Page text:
When we compare a small EV to its equivalent-size ICEV, the EV produces 61% less emission than its ICEV counterpart. Similarly, a luxury EV produces 90% less emissions than its ICEV counterpart (considering Europan electricity mix). This is partly due to the cleaner energy sources, and greatly due to their higher tank-to-wheel efficiencies. These efficiencies allow EVs to have consumptions of 1.6 Le/100km for the small EV, and 2.3Le/100km for the luxury EV (with a conversion factor of 8.9 kWh per liter of gasoline. Source: Natural Resources Canada).
The size of the battery plays an important role in the footprint of an EV. It contributes 14% to 26% of the EV’s total life-cycle emissions
The largest contribution of the battery to the footprint of an EV comes from its production, adding about between 0.5 to 5 tons of CO2 per 10 kWh ( Hall et Lutsey 2018). This represents 33% to 46% of the total production phase emissions and puts EVs at a high initial environmental debt compared to ICEVs.
For the use and recycling phases, the battery contributes 4% to 11% and 14% to 23% of the phase emissions, respectively, depending on the vehicle and battery size.
Electric batteries have other environmental impacts, aside from contributing to the carbon footprint of EVs. For example, 75% of the Lithium reserves are located in the water-scarce regions of Bolivia, Chile, and Argentina. The water-intensive extraction of Lithium puts extra pressure on water resources, introduces risks of water, soil, and air contamination, and destroys the local landscape ( Hollender et Shultz 2010).
The most popular battery used by EV manufacturers is the Lithium Nickel Manganese Cobalt Oxide (NMC) because of its competitive energy density. This battery is 6% made of Cobalt. Cobalt is a toxic metal and it is extracted in an unregulated artisanal manner in poor and politically unstable Republic of Congo, who has 50 to 60% of the world resources ( Mann 2017).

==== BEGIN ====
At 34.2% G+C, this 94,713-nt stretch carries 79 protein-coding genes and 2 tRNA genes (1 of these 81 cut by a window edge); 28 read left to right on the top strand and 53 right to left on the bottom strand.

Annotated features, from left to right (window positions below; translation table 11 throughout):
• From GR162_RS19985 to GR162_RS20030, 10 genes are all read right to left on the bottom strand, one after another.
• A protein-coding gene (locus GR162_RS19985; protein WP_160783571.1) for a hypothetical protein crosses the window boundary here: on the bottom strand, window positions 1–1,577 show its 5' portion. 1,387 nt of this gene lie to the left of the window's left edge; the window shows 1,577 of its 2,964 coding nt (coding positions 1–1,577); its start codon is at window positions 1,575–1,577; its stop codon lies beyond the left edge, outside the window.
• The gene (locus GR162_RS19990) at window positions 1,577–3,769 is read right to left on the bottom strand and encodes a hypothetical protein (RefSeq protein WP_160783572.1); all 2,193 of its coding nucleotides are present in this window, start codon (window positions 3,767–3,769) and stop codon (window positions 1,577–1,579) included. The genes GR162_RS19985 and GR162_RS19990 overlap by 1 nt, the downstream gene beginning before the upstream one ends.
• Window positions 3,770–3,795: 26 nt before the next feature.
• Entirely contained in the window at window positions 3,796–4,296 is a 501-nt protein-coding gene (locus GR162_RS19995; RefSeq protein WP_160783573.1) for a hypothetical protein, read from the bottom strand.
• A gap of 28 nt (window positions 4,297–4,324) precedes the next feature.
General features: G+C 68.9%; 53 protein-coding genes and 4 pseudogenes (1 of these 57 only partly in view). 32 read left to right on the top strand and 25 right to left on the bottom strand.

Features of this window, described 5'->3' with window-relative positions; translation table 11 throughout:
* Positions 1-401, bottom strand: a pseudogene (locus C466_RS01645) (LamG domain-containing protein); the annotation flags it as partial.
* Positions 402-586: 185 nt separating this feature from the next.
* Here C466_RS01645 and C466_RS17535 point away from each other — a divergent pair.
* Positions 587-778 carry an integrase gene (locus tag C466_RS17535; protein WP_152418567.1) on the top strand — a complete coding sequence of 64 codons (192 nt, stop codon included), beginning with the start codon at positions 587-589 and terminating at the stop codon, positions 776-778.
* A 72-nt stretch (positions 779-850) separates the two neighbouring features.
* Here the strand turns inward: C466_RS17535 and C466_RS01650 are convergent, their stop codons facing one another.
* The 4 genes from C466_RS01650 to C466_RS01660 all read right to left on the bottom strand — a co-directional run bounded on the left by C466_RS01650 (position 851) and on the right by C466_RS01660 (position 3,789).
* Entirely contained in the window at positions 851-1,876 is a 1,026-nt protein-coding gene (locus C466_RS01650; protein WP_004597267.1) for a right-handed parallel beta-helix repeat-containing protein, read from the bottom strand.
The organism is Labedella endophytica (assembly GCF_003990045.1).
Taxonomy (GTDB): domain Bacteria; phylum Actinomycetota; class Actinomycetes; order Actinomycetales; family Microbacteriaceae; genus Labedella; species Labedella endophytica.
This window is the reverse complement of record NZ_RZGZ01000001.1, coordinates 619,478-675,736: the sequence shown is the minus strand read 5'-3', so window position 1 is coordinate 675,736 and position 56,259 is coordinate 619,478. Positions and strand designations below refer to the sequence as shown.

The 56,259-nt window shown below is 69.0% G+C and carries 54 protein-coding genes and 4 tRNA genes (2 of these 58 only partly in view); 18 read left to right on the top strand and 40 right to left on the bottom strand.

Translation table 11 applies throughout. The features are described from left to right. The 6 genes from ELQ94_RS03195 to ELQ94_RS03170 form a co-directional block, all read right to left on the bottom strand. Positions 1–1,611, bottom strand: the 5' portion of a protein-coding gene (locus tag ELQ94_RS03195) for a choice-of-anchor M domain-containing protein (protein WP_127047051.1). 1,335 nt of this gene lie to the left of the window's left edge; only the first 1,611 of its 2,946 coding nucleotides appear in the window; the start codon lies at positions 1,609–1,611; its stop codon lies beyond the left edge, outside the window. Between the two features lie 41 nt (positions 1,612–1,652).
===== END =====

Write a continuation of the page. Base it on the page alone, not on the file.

Considering the environmental costs of the three factors discussed (sources of energy, energy consumption, and vehicle production), as a HYFIT manufacturer we ask ourselves the question “how much lithium should we have in the vehicle we develop?” We decided to answer this question in the following way.
The HYFIT vehicle
At CIXI we are building the HYFIT, a new type of active and low-footprint vehicle that (re)introduces daily physical activity in our lives. We believe daily physical activity brings more than improved health. We also believe that people are ready to adopt new and lower environmental impact solutions.
In the spirit of creating a low-footprint vehicle, we are currently carrying out a study to better understand people’s daily mobility needs. The idea behind this study is to find out how big of a battery we should put in the HYFIT to satisfy our pilots, without necessarily joining the market race of bigger-is-better.
This study consists on collecting and analyzing GPX files of a large sample of people that record their trips for one week. GPX files contain GPS information or their position over time. From these files, we can extract speed, acceleration, and elevation throughout a trip. With a simple model of a vehicle, we can then compute the energy consumption over the recorded trip.
This information allows us to do two things.